High concentrations of magnesium intake or transdermal spray is your primary protection against the hyper-calcium glutamate activation from nnEMFs and cell towers in today’s highly inflammatory environment, this includes tech devices, Bluetooth, and wi-fi. Orgonite and shungite may provide additional protection for peace of mind, though there have been no studies on these. I personally use an orgonite pendant and carry a shungite stone in my pocket when going out, and place orgonite pucks/pyramids around my room and tech devices.
- As a supplement: Stir some in a glass of spring water, and drink your desired amount of magnesium 1-2 hours before bed as you’re winding down.
- Transdermally: use a topical spray liberally on bare skin, or apply topical magnesium oil or gel to bare skin. Ancient Minerals is a brand I like.
- Warm Epsom bath: also transdermal, and you get the extra added benefits of heat shock protein activation.
Click here for my magnesium article that includes an easy homemade transdermal magnesium spray recipe.
Note: while we’re on the topic of supplements, melatonin is definitely a hormone you want near bedtime, but avoid taking long term exogenous (pill) supplements of melatonin as your body will assume it no longer has to produce its own endogenous melatonin, and will eventually down regulate this function. You could develop an unsustainable dependency on the “artificial” melatonin, and lose yourself down the road of mindless pill popping. Exogenous melatonin can be helpful when addressing things like jet lag, but is not a viable long term solution.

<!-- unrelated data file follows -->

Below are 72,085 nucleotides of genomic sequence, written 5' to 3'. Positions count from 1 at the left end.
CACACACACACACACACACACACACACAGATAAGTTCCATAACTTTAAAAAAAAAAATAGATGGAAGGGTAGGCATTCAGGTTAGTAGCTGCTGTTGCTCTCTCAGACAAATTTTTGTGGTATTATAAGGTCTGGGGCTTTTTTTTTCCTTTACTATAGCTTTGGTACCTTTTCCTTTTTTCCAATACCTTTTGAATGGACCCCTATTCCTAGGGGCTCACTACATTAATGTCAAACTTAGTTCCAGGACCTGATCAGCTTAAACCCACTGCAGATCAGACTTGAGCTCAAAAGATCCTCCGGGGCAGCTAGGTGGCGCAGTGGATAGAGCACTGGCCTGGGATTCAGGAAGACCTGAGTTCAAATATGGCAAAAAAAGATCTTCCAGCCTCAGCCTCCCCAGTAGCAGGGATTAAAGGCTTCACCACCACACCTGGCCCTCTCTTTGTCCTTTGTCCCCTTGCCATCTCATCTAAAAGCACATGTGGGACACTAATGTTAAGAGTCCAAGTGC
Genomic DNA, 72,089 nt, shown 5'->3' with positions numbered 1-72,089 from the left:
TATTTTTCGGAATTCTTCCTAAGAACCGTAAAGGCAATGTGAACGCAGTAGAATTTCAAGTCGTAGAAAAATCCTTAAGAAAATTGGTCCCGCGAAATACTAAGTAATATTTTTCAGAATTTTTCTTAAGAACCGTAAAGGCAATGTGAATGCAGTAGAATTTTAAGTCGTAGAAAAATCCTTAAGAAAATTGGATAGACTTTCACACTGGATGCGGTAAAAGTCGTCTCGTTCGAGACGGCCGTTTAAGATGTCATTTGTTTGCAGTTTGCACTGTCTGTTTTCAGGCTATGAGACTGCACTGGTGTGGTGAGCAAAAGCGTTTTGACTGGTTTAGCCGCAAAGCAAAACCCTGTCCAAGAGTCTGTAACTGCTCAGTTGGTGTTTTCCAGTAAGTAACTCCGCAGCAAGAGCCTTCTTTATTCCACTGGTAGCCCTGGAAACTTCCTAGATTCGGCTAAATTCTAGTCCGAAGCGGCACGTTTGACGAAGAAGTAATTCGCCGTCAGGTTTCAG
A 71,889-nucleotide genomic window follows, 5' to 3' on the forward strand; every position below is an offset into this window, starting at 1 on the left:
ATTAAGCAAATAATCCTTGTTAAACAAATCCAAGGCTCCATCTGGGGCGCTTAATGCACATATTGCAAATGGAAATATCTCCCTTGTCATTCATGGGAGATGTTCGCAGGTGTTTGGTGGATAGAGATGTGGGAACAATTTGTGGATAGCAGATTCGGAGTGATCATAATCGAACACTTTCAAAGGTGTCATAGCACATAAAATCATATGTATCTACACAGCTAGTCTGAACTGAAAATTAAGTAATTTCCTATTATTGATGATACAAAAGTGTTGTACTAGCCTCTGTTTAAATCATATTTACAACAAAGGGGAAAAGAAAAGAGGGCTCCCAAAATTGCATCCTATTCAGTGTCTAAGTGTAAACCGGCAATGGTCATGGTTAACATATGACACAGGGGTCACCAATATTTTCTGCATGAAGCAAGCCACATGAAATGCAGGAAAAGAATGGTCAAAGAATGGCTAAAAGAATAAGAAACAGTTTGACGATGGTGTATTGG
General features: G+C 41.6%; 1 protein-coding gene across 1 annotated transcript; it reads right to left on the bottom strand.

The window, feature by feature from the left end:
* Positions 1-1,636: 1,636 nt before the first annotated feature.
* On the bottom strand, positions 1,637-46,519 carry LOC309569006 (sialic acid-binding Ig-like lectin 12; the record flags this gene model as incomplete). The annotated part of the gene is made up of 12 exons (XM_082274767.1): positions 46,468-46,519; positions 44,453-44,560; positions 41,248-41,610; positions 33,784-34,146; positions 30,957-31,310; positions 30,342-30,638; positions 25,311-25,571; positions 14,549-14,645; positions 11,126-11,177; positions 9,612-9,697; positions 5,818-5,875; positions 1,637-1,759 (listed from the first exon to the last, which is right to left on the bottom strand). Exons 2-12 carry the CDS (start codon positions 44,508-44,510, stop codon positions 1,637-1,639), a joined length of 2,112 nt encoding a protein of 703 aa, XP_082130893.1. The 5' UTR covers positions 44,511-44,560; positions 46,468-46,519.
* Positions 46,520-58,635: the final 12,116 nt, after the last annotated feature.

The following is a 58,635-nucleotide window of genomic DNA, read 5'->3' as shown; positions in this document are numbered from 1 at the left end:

15. Pure essential oils.
I’m personally not really into essential oils as they can be quite strong, but if they’re your kind of thing, you can add a few drops into a bath, diffuser, or in the palms of your hands while you bring your hands to your face and take deep inhales. Since they’re extremely powerful and easy to overdo, dilute them with a carrier oil such as jojoba oil or coconut oil – even if adding them to a bath.
Some of my favourite scents include:
- Tea tree
- Ylang ylang
16. Get grounded.
Connect to the Earth, our mother! The Earth is abundant in negatively charged free electrons (Schumann Resonance), and connecting by walking barefoot outdoors helps balance our circadian rhythm and hormonal cycles, reduce inflammation, decrease muscle tension and stress, and promote healing. We feel “at home”, fully present, and connected.
In Western and overdeveloped societies it’s so easy to be completely disconnected due to the pavement, narrow rubber shoes that harm feet, and inflammatory indoor environments, but similar to forest bathing, earthing will offset so much of it. Place your bare feet on the planet as much as humanly possible, and your body can balance out its electric potential while experiencing the elements—the results are profound with even just 5-10 minutes of skin-to-skin contact with Mama Earth. Personally, I immediately feel the difference after spending a large amount of time indoors, bombarded with neighbours’ nnEMFs. There’s a lot of fascinating science on this, so go explore!